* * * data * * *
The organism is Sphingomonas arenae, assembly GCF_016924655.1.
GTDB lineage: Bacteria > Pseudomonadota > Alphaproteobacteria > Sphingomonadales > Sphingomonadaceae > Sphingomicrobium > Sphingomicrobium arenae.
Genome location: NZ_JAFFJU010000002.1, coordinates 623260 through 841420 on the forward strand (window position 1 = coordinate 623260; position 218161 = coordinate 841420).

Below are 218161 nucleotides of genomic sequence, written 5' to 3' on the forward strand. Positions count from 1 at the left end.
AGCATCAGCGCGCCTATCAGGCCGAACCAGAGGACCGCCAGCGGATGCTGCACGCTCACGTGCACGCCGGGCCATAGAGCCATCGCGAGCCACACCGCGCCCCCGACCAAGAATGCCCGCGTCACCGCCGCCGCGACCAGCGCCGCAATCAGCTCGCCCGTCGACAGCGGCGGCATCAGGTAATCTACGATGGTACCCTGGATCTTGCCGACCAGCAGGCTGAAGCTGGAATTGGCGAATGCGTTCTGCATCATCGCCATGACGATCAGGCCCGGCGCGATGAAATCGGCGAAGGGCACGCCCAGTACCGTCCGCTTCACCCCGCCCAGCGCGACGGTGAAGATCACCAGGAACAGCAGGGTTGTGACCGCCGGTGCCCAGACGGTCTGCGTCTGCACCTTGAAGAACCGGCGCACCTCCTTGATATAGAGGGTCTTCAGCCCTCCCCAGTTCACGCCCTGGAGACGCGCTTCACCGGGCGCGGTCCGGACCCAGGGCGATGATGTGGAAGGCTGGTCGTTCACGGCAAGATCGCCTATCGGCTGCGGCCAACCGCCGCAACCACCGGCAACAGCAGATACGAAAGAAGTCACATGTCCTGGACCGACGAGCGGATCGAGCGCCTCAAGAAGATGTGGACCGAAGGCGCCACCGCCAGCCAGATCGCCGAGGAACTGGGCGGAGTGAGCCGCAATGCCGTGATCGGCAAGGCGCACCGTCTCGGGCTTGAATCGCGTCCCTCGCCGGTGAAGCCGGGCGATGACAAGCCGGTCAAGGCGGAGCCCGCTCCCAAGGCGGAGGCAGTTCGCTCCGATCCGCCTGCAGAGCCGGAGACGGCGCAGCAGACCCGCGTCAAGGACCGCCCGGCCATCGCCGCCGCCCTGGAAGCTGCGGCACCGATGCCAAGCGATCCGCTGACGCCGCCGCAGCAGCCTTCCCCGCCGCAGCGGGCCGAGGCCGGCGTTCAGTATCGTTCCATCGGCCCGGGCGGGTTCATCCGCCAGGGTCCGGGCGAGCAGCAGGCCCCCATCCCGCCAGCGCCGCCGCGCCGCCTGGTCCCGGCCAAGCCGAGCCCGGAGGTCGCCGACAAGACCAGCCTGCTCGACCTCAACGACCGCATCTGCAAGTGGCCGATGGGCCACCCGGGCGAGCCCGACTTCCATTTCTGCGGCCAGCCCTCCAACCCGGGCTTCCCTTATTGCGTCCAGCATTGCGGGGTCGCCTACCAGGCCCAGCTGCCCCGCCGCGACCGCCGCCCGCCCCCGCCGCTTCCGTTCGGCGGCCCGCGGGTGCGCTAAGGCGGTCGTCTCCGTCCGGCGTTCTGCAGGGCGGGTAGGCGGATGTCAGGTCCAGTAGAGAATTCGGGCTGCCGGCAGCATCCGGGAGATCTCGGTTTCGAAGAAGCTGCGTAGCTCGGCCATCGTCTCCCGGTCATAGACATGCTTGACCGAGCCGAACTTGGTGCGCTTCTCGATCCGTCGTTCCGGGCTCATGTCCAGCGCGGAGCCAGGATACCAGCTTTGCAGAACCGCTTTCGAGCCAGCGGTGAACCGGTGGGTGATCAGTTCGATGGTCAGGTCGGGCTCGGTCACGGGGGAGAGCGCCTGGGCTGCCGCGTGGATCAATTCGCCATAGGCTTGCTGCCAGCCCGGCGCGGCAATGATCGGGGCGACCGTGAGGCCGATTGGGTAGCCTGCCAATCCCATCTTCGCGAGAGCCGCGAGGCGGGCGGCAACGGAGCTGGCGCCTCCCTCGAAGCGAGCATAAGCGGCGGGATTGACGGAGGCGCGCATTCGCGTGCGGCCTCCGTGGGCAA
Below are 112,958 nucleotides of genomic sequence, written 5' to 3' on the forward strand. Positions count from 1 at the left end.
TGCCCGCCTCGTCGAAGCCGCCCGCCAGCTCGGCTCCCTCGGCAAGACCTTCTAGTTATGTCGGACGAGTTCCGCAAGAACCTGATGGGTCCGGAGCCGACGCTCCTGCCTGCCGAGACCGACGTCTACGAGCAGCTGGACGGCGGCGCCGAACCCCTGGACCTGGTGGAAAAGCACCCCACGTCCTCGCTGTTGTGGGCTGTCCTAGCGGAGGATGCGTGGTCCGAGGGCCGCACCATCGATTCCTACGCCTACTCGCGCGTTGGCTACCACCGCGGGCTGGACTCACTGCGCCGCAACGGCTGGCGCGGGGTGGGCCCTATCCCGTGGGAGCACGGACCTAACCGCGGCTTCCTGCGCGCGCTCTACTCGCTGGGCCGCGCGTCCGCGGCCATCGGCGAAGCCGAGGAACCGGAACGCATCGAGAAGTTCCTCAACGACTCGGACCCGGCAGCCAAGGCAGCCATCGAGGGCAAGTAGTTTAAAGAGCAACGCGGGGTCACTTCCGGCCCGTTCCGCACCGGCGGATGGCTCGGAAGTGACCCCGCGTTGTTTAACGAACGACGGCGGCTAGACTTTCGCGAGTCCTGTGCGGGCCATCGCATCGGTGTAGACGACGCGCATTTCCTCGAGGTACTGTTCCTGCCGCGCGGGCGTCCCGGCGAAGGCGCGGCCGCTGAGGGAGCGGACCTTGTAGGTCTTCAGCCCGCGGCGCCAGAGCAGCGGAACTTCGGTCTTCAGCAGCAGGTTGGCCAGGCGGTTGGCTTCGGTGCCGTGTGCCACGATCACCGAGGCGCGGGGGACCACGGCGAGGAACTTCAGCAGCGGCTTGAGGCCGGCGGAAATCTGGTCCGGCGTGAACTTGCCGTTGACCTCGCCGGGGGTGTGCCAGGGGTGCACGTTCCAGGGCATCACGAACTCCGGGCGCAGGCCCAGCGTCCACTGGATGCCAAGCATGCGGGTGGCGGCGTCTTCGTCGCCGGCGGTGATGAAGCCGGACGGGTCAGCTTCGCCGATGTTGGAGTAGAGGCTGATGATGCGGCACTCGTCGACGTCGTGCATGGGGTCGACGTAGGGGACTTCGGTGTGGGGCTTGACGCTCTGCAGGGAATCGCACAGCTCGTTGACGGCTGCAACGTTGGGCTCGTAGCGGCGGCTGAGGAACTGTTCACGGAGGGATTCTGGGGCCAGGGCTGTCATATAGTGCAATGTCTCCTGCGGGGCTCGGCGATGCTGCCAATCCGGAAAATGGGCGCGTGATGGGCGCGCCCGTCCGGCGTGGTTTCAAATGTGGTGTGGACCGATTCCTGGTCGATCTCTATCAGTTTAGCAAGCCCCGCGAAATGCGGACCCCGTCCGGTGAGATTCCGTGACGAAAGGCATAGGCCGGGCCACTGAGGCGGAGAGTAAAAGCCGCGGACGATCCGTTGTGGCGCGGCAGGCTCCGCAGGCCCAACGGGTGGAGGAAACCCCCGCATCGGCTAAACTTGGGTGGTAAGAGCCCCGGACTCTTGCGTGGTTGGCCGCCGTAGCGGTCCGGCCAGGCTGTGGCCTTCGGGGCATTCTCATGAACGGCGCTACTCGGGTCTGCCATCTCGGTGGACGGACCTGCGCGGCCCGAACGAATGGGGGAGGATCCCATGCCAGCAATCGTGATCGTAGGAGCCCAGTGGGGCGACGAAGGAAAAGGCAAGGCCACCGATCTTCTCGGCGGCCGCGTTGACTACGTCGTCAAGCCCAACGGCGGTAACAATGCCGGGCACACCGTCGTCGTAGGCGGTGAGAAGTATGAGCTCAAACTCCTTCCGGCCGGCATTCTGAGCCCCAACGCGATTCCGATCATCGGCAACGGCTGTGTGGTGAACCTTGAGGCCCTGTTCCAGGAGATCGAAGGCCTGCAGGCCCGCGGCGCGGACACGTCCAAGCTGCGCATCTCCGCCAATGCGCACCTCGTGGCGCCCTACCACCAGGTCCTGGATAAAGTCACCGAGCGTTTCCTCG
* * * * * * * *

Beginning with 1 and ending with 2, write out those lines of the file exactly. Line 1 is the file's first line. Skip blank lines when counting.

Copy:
The organism is Sphingomonas arenae, assembly GCF_016924655.1.
GTDB lineage: Bacteria > Pseudomonadota > Alphaproteobacteria > Sphingomonadales > Sphingomonadaceae > Sphingomicrobium > Sphingomicrobium arenae.